Saturday, June 15, 2013

Designing a Park for the Sydney Baby Boom

Greetings from the Annandale Neighbourhood Park Consultation. This is being held in a disused carpet warehouse in the suburb of Annadale, in the inner west of Sydney. Leichhardt Council has acquired a small parcel of land on the corner of Taylor and Chester Streets, next to an existing small park. The idea is to extend the park along Johnston Creek. Two designs (Concept Plan 1 and Concept Plan 2) by architects Phillips Marler were presented (they designed the nearby Leichhardt Living Street). In attendcne are several Councillors, including Daniel Kogoy

One plan has a part along the creek, which could later be extended. It is proposed to demolish the old carpet warehouse, but retain the concrete slab to support the rubber surface for playground equipment. This will also seal in any contamination which may be under the concrete from previous industry activity.

Both designs look good. My suggestion would be to incorporate a small wetland which would treat water from Johnston Creek, use some on site and return the rest to the creek. Lessons learned from Whites Creek Wetland would allow this to be done at lower cost with less maintenance required.

Apart from parks, other community facilities will be needed for the baby boom and the council should start planning now. One way to provide better facilities at lower cost is ton combine functions and collocate services. The ACT Government provides public libraries collocated at several schools, with the school and public libraries combined in the one building. The latest of these at the Gungahlin satellite town centre, combines a library for the high school, the public, TAFE classrooms and community rooms. Some libraries have government shop-fronts. This is easier in the ACT, where there is no separation between state and local government, but is not impossible in NSW and would provide large savings and better service.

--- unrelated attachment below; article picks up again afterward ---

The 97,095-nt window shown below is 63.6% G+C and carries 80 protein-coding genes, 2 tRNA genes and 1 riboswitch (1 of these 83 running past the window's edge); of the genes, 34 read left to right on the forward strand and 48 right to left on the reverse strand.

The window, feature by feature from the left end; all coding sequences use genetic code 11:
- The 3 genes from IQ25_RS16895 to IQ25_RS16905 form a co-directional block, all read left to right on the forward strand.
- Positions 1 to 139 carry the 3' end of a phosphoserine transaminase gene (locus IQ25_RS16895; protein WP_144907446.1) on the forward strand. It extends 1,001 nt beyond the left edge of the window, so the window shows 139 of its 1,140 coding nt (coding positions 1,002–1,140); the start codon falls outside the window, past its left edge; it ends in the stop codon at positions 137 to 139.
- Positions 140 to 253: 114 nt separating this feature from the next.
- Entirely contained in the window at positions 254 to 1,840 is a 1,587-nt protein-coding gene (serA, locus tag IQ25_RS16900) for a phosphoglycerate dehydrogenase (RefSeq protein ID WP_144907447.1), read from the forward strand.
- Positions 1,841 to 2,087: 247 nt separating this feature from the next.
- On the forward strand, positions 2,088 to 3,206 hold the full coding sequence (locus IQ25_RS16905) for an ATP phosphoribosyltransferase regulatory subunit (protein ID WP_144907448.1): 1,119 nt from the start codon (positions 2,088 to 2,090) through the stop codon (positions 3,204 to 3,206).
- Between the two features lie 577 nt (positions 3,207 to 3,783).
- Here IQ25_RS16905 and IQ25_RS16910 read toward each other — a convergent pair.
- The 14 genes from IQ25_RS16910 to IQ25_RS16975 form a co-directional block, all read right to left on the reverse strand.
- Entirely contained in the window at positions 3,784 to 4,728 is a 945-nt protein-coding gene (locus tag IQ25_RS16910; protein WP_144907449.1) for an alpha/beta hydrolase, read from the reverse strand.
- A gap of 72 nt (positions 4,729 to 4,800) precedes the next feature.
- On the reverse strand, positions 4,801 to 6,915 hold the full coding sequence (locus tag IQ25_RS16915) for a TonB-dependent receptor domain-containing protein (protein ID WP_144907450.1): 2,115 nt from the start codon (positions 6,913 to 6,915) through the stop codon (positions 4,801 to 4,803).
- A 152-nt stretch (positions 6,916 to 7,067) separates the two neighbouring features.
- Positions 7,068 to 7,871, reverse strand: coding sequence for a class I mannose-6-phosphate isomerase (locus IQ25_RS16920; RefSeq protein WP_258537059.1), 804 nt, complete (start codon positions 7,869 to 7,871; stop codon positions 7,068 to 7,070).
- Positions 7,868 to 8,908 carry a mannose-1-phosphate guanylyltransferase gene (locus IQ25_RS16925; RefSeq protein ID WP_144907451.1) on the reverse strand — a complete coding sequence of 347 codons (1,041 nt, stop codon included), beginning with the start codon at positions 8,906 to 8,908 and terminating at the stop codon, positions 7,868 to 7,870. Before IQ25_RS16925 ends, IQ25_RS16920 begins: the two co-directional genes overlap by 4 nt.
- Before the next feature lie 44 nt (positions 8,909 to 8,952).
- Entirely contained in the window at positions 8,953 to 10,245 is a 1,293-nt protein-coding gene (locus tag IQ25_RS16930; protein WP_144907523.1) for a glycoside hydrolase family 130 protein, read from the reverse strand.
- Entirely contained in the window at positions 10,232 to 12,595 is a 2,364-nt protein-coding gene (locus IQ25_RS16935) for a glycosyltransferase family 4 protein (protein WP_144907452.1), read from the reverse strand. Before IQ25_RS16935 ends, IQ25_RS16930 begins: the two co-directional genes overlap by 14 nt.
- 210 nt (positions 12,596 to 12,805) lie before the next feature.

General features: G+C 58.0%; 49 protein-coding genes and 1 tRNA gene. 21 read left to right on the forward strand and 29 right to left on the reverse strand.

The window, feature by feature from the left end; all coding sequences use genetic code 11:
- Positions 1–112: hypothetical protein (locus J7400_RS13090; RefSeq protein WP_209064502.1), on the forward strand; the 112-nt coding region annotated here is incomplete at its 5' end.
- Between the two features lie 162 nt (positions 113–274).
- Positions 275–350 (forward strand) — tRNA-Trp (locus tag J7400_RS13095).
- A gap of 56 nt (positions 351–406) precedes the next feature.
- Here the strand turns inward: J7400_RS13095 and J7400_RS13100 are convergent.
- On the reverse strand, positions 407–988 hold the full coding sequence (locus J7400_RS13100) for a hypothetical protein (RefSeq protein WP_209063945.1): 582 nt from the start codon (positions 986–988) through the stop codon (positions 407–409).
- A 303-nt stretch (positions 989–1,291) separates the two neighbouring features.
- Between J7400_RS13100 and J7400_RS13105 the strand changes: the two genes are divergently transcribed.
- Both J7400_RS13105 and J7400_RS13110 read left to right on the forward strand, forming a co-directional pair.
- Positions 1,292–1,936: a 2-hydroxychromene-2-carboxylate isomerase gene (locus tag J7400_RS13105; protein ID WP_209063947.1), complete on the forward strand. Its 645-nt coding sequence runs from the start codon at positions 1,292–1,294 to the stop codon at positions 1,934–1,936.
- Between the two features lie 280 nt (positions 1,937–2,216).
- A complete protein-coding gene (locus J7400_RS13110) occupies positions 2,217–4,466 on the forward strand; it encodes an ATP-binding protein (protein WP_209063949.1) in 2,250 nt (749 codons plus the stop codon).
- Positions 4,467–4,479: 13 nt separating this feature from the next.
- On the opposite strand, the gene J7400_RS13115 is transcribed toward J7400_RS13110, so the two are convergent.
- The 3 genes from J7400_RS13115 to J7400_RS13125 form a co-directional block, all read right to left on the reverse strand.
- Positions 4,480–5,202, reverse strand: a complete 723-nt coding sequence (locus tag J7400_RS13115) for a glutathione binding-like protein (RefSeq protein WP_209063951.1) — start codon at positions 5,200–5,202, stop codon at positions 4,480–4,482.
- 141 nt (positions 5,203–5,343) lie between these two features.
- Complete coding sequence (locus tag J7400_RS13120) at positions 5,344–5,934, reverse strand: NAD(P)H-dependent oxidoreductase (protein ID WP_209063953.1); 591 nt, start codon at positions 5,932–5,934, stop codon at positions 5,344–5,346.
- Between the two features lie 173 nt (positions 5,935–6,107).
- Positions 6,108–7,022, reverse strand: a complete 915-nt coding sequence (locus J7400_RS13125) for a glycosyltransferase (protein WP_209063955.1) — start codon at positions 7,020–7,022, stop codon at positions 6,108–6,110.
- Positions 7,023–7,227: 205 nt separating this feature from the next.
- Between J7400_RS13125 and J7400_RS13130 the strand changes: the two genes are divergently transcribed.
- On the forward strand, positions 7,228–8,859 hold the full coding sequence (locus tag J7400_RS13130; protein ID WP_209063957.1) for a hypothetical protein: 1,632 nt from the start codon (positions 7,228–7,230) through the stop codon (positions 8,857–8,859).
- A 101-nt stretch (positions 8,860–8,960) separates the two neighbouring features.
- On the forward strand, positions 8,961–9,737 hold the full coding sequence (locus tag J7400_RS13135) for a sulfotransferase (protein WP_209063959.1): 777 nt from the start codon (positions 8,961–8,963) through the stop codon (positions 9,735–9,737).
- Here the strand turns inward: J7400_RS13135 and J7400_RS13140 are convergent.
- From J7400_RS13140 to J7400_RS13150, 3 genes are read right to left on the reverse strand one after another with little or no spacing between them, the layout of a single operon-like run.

The consultation process itself was interesting, being held in the old carpet warehouse. Leichhardt Council seems to be able to choose interesting locations for their community meetings, the last I attended was in a meeting hall of a former mental asylum. Proposed plans were displayed on and a video projected on the wall. One improvement would have been to record a video presentation and make it available on the council web site, for those who could not attend in person (along with a document).

Such face-to-face consultations are a very expensive process and only a very small fraction of residents can and do attend. It may be much cheaper and more equitable to conduct the consultation purely on-line.

Currently a Park Survey Form is provided, but this is a PDF form which is not very user-friendly and the on-line experience misses out on much of the face-to-face involvement. The form is a 783kbyte download and it appears that it has to be printed out and then scanned in to send back.

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